George Washington and His Maps

In his journey from surveyor to soldier to leader, our first president used cartography to get a feel for the young nation

Many of George Washington's decisions during his long career were made only after careful readings of the existing cartographical materials. (The Granger Collection, New York)

First in war.

First in peace.

First to look at a map whenever he had a question about waging the former and sustaining the latter.

It's not how we typically picture George Washington: bent over a map by candlelight, scrutinizing, measuring and in some cases actually drawing the topographical details that would help conquer a wilderness, win a war, create a republic. But as historian Barnet Schecter shows us in his illustrated new history, George Washington's America: a Biography through His Maps, many of our first president's decisions during his long career as a surveyor, soldier and statesman were made only after careful readings of the existing cartographical materials.

About 43 of Washington's maps—the actual maps—were saved and bound together, most likely by his family after his death in 1799. Eventually, they made their way to Yale University's Sterling Library. Schecter, a 1985 Yale graduate, read about them in the university's alumni magazine. Intrigued, he went to New Haven to see them and was flabbergasted by their richness—exquisitely rendered, copper-plate engraved, many with additional water color painting. All were from Washington's personal library and (in a stroke of good timing for Schecter) recently cleaned and restored. "I was blown away," says Schecter, the author of the critically-acclaimed books The Revolutionary Battle of New York, and the Civil War Draft Riots. "To hold maps he held sends shivers down the spine."

"The Yale atlas enables us to look over Washington's shoulder," Schecter writes in the introduction to his book, "accompanying him as he journeyed through these landscapes, of struggled to direct his generals and monitor their campaigns in distant theaters of battle." Schecter's book examines 190 of the founding father's maps, including the original 43 maps in the Atlas as well as others that appeared in a separate inventory of Washington's library.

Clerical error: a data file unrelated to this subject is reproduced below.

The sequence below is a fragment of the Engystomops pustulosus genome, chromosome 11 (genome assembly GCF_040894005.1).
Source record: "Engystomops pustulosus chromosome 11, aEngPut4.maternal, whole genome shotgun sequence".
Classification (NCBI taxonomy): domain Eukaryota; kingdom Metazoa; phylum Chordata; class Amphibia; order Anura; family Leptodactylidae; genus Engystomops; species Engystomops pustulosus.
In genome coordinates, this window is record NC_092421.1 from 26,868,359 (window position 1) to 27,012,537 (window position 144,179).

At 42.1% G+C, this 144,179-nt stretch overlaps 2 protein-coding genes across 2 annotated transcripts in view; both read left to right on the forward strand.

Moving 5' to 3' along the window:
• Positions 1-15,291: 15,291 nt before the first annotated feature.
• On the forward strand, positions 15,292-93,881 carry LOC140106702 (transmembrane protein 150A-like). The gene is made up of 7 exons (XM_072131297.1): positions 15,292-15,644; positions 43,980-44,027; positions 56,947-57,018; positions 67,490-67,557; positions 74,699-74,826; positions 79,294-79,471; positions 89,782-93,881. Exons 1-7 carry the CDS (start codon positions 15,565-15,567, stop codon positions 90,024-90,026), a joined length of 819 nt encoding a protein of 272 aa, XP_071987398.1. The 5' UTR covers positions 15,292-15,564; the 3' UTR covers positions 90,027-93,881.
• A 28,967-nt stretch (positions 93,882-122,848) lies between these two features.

Here are 10 maps Schecter feels are most important in understanding the significance that maps played in the life of Washington in each phase of his remarkable career.

Map 1: A Map of the Most Inhabited Part of Virginia

Map of the most inhabited part of Virginia
(Yale University Library)

Part of the significance of this map, originally done in 1751, was its creators: Peter Jefferson, Thomas’ father, and Joshua Fry, who commanded George Washington during the French and Indian War. But Schecter suggests that it also maps out the contours of the young Washington’s mind and character. “All the land up to the mountains was owned by people like Lord Fairfax,” Schecter says. “This map sets up one of the great shaping forces of Washington’s life—his search for land beyond the mountains. It shows the acquisitive, ambitious side of the man.” Later, he notes, “That self interested pre-occupation became ‘how do we unify this country?’” Washington found the answer to both of those questions in his maps.


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